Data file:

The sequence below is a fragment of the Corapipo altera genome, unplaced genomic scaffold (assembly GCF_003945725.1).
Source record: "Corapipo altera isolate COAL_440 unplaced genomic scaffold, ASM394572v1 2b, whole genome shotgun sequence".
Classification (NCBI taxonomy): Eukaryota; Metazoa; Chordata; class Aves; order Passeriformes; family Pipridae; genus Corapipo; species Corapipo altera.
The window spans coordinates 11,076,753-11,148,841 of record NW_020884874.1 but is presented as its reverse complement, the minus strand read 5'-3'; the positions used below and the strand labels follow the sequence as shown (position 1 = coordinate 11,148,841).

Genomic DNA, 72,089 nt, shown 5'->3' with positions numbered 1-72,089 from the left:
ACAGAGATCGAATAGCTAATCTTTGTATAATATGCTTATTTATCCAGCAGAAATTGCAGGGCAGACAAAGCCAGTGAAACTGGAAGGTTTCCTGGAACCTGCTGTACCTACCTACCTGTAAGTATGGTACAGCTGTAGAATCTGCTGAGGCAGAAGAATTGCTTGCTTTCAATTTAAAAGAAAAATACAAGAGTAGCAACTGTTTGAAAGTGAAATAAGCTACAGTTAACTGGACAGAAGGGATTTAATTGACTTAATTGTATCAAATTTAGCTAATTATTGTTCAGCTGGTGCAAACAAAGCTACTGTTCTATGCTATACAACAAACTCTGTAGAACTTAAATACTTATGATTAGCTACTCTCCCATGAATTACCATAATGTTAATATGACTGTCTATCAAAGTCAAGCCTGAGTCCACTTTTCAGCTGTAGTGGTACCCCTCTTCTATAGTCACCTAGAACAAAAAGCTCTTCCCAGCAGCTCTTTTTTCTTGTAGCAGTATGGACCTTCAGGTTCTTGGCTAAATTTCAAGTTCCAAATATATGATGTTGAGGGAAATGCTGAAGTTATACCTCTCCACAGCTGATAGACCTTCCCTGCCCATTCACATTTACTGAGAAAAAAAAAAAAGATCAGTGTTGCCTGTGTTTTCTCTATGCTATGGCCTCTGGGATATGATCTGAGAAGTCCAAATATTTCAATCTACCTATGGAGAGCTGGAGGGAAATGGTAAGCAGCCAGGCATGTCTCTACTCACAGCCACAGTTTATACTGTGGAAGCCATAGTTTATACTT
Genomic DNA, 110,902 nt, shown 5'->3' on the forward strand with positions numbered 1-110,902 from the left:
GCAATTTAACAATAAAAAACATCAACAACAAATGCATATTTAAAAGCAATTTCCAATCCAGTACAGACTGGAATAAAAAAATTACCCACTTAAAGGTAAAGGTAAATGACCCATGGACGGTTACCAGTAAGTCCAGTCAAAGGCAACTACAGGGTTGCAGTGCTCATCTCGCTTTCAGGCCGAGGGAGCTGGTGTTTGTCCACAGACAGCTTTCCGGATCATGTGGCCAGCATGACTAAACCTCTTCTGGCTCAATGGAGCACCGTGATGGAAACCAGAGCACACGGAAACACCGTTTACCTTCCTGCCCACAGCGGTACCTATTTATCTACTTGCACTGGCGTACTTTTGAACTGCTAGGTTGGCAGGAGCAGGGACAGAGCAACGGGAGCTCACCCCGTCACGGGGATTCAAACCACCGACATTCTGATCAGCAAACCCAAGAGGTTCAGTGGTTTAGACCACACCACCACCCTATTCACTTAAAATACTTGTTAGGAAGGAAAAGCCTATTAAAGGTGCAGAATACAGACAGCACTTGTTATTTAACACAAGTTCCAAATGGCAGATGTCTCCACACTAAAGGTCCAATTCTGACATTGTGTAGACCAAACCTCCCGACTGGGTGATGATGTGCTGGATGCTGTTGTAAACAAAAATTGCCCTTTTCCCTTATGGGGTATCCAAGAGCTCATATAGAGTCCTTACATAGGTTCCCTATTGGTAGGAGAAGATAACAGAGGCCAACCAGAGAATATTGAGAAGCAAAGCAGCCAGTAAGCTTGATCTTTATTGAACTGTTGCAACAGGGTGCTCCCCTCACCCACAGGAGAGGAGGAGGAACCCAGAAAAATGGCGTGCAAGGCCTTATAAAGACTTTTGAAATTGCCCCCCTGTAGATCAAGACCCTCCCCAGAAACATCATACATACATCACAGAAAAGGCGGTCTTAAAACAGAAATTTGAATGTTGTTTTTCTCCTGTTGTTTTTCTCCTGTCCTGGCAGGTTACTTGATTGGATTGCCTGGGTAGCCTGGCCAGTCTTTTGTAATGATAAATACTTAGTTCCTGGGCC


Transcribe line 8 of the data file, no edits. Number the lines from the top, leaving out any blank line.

GCAATTTAACAATAAAAAACATCAACAACAAATGCATATTTAAAAGCAATTTCCAATCCAGTACAGACTGGAATAAAAAAATTACCCACTTAAAGGTAAAGGTAAATGACCCATGGACGGTTACCAGTAAGTCCAGTCAAAGGCAACTACAGGGTTGCAGTGCTCATCTCGCTTTCAGGCCGAGGGAGCTGGTGTTTGTCCACAGACAGCTTTCCGGATCATGTGGCCAGCATGACTAAACCTCTTCTGGCTCAATGGAGCACCGTGATGGAAACCAGAGCACACGGAAACACCGTTTACCTTCCTGCCCACAGCGGTACCTATTTATCTACTTGCACTGGCGTACTTTTGAACTGCTAGGTTGGCAGGAGCAGGGACAGAGCAACGGGAGCTCACCCCGTCACGGGGATTCAAACCACCGACATTCTGATCAGCAAACCCAAGAGGTTCAGTGGTTTAGACCACACCACCACCCTATTCACTTAAAATACTTGTTAGGAAGGAAAAGCCTATTAAAGGTGCAGAATACAGACAGCACTTGTTATTTAACACAAGTTCCAAATGGCAGATGTCTCCACACTAAAGGTCCAATTCTGACATTGTGTAGACCAAACCTCCCGACTGGGTGATGATGTGCTGGATGCTGTTGTAAACAAAAATTGCCCTTTTCCCTTATGGGGTATCCAAGAGCTCATATAGAGTCCTTACATAGGTTCCCTATTGGTAGGAGAAGATAACAGAGGCCAACCAGAGAATATTGAGAAGCAAAGCAGCCAGTAAGCTTGATCTTTATTGAACTGTTGCAACAGGGTGCTCCCCTCACCCACAGGAGAGGAGGAGGAACCCAGAAAAATGGCGTGCAAGGCCTTATAAAGACTTTTGAAATTGCCCCCCTGTAGATCAAGACCCTCCCCAGAAACATCATACATACATCACAGAAAAGGCGGTCTTAAAACAGAAATTTGAATGTTGTTTTTCTCCTGTTGTTTTTCTCCTGTCCTGGCAGGTTACTTGATTGGATTGCCTGGGTAGCCTGGCCAGTCTTTTGTAATGATAAATACTTAGTTCCTGGGCC